If the Leafs and Galchenyuk think something is there, I expect him to sign a cost-friendly deal for around the next two years.
If not… he walks! However, if Galchenyuk doesn’t succeed after working in Toronto and then chooses to walk, he risks never returning to the NHL after reaching his 7th NHL organization in four years.
There’s a lot at stake for Galchenyuk here, and this may be his best bet at ever becoming an everyday NHLer again.
Issues With Alex Galchenyuk
The most glaring issue to me is his knee. It just keeps getting injured, and the fear with knee injuries is always that it’ll be career-altering. That will be step number one for Toronto.
Everything else… is a mystery to me.
There’s so much going on with Alex Galchenyuk.
The Leafs love acquiring players with hockey IQ, but with Alex Galchenyuk, that’s notably a weak point for him.
A notable point that the Leafs (more specifically, Barb Underhill) will need to focus on is his skating.
It’s possible we barely see Galchenyuk in the NHL this year at all while he works with development staff. The team may be wise to treat him more like a prospect than a depth player.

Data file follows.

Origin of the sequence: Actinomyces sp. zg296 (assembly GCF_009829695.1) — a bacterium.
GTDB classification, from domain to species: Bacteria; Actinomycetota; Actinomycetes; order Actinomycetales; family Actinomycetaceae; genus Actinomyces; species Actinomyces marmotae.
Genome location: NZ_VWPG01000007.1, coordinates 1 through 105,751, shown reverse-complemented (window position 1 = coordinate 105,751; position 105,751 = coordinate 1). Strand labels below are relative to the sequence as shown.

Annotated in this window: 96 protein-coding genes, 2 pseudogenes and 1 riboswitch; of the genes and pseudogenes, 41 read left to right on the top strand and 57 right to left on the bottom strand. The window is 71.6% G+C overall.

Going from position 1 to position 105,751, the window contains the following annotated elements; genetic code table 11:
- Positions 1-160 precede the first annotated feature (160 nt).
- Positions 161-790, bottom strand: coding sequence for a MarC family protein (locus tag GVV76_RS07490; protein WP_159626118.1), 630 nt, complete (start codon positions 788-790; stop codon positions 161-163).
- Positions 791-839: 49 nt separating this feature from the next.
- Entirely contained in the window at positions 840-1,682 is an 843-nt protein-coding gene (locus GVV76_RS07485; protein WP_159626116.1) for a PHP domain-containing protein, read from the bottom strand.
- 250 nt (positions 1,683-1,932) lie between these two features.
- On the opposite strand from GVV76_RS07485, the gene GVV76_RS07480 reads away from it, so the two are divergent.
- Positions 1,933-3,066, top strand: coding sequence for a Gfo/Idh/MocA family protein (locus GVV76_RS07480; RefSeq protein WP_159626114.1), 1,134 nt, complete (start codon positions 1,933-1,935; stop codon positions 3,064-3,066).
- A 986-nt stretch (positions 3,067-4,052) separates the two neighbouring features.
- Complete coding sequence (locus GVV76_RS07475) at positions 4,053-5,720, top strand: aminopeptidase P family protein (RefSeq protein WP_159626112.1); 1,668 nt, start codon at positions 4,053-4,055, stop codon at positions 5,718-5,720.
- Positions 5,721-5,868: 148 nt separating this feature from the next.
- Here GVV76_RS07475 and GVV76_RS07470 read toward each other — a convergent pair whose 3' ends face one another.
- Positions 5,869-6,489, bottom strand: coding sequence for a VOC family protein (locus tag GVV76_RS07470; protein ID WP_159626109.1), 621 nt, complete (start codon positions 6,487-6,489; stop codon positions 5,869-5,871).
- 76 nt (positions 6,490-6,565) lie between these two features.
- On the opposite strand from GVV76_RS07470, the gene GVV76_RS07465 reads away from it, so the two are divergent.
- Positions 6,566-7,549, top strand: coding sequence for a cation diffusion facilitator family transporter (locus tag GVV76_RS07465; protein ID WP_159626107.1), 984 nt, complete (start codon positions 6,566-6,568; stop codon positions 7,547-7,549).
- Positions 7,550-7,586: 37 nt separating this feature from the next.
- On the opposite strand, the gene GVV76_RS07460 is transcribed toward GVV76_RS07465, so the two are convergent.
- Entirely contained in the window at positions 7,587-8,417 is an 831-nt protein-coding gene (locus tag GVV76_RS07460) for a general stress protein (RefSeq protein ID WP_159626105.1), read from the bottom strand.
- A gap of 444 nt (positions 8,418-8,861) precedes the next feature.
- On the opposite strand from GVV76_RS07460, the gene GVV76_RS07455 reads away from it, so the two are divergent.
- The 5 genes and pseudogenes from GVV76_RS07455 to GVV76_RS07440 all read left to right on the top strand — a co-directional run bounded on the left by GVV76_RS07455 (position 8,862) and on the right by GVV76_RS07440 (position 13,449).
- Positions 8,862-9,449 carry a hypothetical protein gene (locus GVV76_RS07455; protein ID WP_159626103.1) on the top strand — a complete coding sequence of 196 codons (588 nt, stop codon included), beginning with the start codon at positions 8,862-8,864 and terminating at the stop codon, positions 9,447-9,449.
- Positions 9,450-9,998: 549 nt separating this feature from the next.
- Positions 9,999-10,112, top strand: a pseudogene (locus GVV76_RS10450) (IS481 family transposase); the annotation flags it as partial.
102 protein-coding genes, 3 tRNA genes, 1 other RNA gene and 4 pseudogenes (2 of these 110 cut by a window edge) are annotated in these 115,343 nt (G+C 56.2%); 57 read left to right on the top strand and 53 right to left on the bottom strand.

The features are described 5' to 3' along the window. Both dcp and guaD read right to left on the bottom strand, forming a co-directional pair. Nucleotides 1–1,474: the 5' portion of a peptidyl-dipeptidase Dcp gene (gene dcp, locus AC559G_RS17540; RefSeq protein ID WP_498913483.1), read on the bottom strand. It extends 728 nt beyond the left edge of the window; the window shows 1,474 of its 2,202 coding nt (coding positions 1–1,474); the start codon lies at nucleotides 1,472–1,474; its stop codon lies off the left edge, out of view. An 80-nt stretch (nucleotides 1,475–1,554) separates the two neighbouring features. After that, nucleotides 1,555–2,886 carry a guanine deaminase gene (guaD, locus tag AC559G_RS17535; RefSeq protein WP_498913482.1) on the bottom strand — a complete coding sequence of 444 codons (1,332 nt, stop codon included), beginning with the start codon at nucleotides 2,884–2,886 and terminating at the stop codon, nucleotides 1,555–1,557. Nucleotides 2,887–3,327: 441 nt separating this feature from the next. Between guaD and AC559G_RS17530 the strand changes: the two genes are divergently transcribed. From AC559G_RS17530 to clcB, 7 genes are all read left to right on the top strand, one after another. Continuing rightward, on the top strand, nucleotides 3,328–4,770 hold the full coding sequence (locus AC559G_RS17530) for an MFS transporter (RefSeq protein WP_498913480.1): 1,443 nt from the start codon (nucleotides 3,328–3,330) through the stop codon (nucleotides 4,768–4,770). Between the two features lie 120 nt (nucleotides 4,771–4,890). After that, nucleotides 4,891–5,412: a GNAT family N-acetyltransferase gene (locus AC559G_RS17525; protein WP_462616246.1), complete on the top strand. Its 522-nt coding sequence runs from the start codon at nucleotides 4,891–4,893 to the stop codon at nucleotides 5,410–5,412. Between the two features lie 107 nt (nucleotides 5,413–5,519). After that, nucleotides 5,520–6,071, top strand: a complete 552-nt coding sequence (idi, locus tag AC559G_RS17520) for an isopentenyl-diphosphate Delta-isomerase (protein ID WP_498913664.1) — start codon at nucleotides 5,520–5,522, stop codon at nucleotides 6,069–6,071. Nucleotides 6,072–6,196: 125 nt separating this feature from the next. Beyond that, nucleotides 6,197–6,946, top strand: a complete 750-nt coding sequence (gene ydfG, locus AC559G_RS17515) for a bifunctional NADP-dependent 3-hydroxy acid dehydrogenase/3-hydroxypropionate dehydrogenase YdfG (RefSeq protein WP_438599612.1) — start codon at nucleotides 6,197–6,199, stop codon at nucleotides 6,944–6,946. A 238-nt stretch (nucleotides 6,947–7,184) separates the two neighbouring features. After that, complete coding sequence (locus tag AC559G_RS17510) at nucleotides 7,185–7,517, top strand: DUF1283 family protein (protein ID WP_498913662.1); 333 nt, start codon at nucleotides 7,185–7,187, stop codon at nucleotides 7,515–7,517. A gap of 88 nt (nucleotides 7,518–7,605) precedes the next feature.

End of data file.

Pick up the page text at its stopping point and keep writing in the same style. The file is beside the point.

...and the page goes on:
The Players Going the Other Way
Of course, with every promising acquisition comes a promising departure. Maybe Issac Newton’s third law wasn’t addressing NHL trades, but the idea of every action causing a reaction applies here.
To say Yegor Korshkov’s time in the Leafs organization was tumultuous would be underselling it.
In 2015-16, the Leafs were bad. That’s all I’ll leave it at.
With the 1st overall pick in the 2016 NHL Entry Draft, the Toronto Maple Leafs selected Auston Matthews. Pretty decent player.
The Toronto Maple Leafs had the opportunity to follow that up with another amazing pick at 31st overall. The obvious pick? The Erie Otters’ Alex DeBrincat. The undersized forward had already fallen harder than expected. Noted draft guru Mark Hunter was an OHL guy, Alex DeBrincat scored 100 points in the OHL in his draft year. Seems like a match made in heaven, right?